Patt Morrison

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Cash-strapped California courts might mean justice delayed

by Patt Morrison

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A woman stands in the doorway of a courtroom closed due to budget cuts and layoffs, at the Stanley Mosk Courthouse in downtown Los Angeles March 16, 2009. Robyn Beck/AFP/Getty Images

California’s shrinking budget is wreaking havoc on its judicial system, at a time when economic woes have led to an even greater need. As evictions, child support modifications and debt collections continue to clog the dockets, courtrooms are closing their doors, or struggling with diminished staff and reduced hours. Rural counties and fast-growing areas such as the Inland Empire are especially hard-hit.

This week, in her first State of the Judiciary address to the Legislature since taking office last year, Chief Justice Tani Cantil-Sakauye warned that the situation was dire.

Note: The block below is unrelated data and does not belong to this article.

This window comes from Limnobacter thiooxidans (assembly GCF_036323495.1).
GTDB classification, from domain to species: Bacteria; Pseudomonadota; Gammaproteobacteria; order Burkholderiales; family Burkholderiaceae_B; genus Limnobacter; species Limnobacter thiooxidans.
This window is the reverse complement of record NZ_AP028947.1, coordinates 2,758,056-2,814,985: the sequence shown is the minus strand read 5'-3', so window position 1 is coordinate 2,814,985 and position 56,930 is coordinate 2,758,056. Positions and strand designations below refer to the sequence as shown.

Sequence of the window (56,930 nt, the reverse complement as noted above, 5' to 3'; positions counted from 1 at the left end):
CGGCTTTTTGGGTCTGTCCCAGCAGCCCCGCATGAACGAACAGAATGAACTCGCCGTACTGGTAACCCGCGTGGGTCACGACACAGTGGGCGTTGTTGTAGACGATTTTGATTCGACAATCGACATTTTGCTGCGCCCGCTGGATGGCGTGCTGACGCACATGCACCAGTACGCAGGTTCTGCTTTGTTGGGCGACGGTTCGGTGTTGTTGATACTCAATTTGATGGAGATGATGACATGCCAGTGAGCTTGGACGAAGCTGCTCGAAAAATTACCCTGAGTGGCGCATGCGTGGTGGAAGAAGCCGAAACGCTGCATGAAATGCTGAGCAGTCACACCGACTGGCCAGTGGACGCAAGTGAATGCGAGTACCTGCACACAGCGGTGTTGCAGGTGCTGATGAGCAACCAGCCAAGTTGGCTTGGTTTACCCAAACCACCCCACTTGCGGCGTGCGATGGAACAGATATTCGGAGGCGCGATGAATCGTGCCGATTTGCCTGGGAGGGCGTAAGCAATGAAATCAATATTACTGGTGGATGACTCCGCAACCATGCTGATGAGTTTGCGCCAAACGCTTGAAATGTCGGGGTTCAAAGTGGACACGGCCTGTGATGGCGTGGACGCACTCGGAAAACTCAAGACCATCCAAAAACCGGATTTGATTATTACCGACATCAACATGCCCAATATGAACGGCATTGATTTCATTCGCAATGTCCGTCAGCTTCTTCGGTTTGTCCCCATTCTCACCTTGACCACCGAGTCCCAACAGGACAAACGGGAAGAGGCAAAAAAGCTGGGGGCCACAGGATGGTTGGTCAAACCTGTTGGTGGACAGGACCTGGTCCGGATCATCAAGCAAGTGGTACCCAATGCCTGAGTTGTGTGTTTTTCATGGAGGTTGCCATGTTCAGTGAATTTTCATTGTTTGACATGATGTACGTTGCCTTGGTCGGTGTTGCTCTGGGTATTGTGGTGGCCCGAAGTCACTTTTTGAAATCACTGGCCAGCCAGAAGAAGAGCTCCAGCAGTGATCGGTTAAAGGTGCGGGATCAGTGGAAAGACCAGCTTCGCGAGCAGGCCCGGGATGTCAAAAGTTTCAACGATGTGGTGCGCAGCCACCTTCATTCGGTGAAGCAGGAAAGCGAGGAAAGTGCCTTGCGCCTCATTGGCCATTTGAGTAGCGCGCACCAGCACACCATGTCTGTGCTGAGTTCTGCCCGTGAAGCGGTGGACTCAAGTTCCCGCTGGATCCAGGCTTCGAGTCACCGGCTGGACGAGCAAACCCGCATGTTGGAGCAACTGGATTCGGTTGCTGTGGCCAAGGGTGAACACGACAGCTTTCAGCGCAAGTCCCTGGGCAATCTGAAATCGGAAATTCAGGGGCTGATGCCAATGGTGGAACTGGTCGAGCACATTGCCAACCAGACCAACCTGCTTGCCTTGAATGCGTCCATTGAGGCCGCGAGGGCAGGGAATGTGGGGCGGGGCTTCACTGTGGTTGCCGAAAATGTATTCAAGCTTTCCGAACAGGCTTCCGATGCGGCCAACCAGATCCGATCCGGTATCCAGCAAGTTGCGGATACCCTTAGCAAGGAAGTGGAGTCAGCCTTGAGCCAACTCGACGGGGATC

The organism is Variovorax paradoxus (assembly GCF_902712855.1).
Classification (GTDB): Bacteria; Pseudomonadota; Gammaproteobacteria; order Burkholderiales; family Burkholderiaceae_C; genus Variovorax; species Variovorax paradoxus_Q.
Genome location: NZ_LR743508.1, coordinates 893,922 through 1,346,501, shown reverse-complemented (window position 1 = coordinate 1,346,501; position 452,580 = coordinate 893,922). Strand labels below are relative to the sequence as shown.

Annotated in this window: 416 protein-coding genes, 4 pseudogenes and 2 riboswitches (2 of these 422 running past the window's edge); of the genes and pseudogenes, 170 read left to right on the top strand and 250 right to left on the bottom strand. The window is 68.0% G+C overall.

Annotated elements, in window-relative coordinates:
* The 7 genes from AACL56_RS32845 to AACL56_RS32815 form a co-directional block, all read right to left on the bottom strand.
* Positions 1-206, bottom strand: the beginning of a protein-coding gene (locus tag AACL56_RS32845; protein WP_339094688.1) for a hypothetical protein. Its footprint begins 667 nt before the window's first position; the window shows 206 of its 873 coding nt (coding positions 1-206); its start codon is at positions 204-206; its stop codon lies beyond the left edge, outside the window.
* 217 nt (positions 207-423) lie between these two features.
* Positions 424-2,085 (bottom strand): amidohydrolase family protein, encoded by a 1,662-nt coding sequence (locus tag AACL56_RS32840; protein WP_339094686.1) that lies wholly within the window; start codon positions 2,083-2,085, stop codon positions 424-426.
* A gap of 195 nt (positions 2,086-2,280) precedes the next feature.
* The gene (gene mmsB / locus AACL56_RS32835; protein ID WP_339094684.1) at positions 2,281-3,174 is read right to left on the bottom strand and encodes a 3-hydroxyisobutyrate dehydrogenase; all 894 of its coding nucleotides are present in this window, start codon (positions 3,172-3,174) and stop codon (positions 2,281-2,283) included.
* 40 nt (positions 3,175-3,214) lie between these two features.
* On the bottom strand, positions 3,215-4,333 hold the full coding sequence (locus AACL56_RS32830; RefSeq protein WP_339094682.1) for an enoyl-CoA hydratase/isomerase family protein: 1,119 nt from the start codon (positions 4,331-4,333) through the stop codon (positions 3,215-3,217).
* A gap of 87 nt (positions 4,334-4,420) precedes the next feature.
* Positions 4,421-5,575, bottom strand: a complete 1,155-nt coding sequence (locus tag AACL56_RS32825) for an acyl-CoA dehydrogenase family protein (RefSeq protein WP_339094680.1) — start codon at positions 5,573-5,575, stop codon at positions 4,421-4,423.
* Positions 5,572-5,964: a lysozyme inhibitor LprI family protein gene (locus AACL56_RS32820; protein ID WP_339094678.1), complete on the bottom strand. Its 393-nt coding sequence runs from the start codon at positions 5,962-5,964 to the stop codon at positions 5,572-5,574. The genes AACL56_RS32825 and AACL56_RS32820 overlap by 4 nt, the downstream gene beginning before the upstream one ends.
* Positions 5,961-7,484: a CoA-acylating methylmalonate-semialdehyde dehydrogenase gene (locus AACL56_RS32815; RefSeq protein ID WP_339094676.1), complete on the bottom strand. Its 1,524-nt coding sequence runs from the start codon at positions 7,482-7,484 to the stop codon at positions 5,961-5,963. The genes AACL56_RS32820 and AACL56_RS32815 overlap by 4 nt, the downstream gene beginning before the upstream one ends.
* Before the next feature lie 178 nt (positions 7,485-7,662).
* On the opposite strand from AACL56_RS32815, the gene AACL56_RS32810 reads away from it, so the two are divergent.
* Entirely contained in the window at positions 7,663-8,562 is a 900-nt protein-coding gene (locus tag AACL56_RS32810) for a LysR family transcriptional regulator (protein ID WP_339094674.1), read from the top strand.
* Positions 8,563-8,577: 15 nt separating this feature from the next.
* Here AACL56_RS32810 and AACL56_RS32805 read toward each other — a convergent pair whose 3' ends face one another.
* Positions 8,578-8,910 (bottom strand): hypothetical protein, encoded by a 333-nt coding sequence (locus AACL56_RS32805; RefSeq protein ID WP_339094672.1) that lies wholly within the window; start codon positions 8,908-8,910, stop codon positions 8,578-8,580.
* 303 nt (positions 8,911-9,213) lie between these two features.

“We are already seeing worrisome and potentially dangerous delays in the resolution of cases,” she added.

And if that isn’t bad enough, she went on, the number of suspensions and expulsions in California schools could potentially lead to greater strain on its juvenile justice system.

While Superior Court filings have increased by 20 percent over the past decade, the judicial branch has seen its budget cut by nearly a quarter since 2008. California’s court system has a budget of $3.1 billion for the state’s 58 counties, courts of appeal and the Supreme Court.

WEIGH IN:

Cantil-Sakauye has asked the Legislature to restore some $100 million in state funding and to increase court user fees – but with California’s budget already squeezed dry, is there anything left for this rainy day?

Guest:

Jessica Levinson, professor, Loyola Law School

Judge Margaret Henry, acting presiding judge, Los Angeles Juvenile Court

Judge Laurie Earl, presiding judge, Sacramento Superior Court

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